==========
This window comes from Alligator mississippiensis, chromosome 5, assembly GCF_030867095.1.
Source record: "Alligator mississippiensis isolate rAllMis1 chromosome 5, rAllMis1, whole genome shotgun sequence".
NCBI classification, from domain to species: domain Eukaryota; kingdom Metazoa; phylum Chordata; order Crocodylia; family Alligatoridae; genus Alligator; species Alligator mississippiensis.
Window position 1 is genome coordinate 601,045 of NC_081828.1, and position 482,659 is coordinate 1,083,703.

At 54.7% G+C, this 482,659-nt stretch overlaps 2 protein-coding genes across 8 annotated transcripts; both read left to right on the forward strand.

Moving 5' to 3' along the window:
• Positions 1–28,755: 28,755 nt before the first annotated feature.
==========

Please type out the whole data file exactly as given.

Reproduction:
This window comes from Alligator mississippiensis, chromosome 5, assembly GCF_030867095.1.
Source record: "Alligator mississippiensis isolate rAllMis1 chromosome 5, rAllMis1, whole genome shotgun sequence".
NCBI classification, from domain to species: domain Eukaryota; kingdom Metazoa; phylum Chordata; order Crocodylia; family Alligatoridae; genus Alligator; species Alligator mississippiensis.
Window position 1 is genome coordinate 601,045 of NC_081828.1, and position 482,659 is coordinate 1,083,703.

At 54.7% G+C, this 482,659-nt stretch overlaps 2 protein-coding genes across 8 annotated transcripts; both read left to right on the forward strand.

Moving 5' to 3' along the window:
• Positions 1–28,755: 28,755 nt before the first annotated feature.